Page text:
mbaMission recently moderated several Kaplan Road to Business School admissions panels—in New York, Boston, Chicago and Washington, DC—that featured admissions officers from some of the country’s top business schools. In doing so, we were able to gather valuable application-related information and advice directly from the decision makers themselves.
The following tidbits stood out to us as particularly useful and relevant:
- If you are interviewed via Skype, treat your interview the same as you would if it were an in-person meeting and dress the part. A ripped T-shirt and a cat crawling around on your lap or a dog barking in the background will not do. Wear the proper attire, and clear away any clutter from the area where you will be seated. Be sure to conduct yourself in a professional manner.
- No matter how profoundly texting has permeated your brain, do not use any abbreviations or emoticons anywhere in your application or any other communications with representatives of your target school. Do not presume that admissions officers will respond well to such informalities. As you compose your essays and complete the other portions of your application, always keep in mind that you have a professional audience.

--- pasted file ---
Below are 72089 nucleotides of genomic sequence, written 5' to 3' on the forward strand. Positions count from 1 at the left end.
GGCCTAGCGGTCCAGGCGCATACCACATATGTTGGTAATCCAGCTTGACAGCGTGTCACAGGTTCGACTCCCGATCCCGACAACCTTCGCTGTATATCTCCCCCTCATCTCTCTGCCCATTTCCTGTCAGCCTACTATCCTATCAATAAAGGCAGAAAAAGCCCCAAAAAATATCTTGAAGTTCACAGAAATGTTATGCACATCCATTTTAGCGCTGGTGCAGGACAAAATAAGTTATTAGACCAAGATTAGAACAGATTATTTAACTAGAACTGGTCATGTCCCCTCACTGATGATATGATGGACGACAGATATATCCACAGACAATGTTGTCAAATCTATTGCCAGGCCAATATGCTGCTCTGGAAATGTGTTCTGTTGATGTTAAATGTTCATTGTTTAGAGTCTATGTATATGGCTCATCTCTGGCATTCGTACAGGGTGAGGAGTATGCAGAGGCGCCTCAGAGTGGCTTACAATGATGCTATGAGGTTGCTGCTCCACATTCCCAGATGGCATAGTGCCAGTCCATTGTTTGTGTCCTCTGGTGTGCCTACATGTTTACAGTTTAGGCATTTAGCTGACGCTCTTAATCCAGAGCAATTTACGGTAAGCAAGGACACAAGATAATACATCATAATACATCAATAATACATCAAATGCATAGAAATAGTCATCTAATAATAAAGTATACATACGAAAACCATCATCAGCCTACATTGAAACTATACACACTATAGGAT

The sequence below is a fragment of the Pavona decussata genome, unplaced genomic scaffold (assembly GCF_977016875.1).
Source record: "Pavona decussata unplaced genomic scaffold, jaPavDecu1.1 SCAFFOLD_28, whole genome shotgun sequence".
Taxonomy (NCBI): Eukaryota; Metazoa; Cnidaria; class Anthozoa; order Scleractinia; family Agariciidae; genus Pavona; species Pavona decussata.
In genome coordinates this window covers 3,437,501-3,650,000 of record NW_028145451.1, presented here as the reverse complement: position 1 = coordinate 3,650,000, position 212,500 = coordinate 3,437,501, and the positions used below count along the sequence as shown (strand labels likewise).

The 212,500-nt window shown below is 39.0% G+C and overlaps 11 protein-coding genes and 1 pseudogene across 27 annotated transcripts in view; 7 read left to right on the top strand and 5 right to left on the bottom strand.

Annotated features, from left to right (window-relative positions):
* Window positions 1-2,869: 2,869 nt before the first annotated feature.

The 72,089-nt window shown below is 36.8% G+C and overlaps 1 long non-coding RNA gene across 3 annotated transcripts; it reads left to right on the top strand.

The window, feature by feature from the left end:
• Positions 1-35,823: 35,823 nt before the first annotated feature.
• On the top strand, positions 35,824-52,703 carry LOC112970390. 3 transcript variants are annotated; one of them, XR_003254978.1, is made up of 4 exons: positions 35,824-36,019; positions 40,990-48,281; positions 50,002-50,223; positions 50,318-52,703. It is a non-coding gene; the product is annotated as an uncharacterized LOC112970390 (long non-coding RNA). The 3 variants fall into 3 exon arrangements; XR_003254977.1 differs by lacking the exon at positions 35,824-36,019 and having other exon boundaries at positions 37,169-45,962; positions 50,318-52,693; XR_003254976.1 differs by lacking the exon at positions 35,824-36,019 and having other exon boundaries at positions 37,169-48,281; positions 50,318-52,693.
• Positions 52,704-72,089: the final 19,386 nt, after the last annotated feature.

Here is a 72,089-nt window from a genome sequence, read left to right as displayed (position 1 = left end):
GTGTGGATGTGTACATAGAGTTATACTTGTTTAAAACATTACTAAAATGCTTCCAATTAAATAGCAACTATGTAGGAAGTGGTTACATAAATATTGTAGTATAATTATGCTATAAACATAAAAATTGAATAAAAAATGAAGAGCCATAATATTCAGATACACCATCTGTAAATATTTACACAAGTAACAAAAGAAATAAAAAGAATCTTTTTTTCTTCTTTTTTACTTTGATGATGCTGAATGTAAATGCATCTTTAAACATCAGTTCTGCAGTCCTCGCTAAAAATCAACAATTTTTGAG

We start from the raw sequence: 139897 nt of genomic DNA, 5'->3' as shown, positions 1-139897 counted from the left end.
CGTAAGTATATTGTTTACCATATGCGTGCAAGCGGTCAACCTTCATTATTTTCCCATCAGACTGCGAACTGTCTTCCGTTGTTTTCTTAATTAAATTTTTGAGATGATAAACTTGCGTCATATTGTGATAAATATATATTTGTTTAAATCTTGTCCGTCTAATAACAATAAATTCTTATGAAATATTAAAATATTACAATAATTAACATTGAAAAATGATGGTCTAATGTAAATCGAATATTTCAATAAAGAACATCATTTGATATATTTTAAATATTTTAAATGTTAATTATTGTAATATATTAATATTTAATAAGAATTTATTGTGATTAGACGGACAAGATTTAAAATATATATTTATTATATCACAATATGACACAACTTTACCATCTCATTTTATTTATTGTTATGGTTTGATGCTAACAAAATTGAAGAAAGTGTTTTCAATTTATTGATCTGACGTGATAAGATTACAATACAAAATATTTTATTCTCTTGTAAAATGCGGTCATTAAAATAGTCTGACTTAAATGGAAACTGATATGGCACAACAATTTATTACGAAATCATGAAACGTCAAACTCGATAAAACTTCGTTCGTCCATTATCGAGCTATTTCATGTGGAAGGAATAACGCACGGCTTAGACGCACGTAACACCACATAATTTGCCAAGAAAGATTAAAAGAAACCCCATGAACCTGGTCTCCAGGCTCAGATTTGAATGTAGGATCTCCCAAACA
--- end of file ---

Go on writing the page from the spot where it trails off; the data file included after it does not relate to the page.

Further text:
- The Integrated Reasoning portion of the GMAT is still quite new and, as a result, is not yet something you need to worry about. The schools need more time to understand what a particular score may indicate about a candidate. So, for now, do not let this portion of the exam cause you any real stress.
- Constantly telling a school, “You are my number one choice,” can ultimately have a negative rather than a positive effect. The admissions office gets tired of hearing it, and you are perceived as less and less believable with every repetition. Sincerity is important in your application, and schools want to know that you have truly done your homework on them and are not just saying what you think they want to hear. Avoid pandering.
- Applicants often think that meeting with a recommender is wrong, but every candidate should in fact do just that. First, you need to be certain that your intended recommender will genuinely support you and your candidacy, and second, you should take the opportunity to remind him/her of your accomplishments and strengths. Although you absolutely should not write your own recommendations, there is nothing ethically wrong with taking some time to connect with your recommenders and ensuring that they have all the information they need to write a compelling letter on your behalf.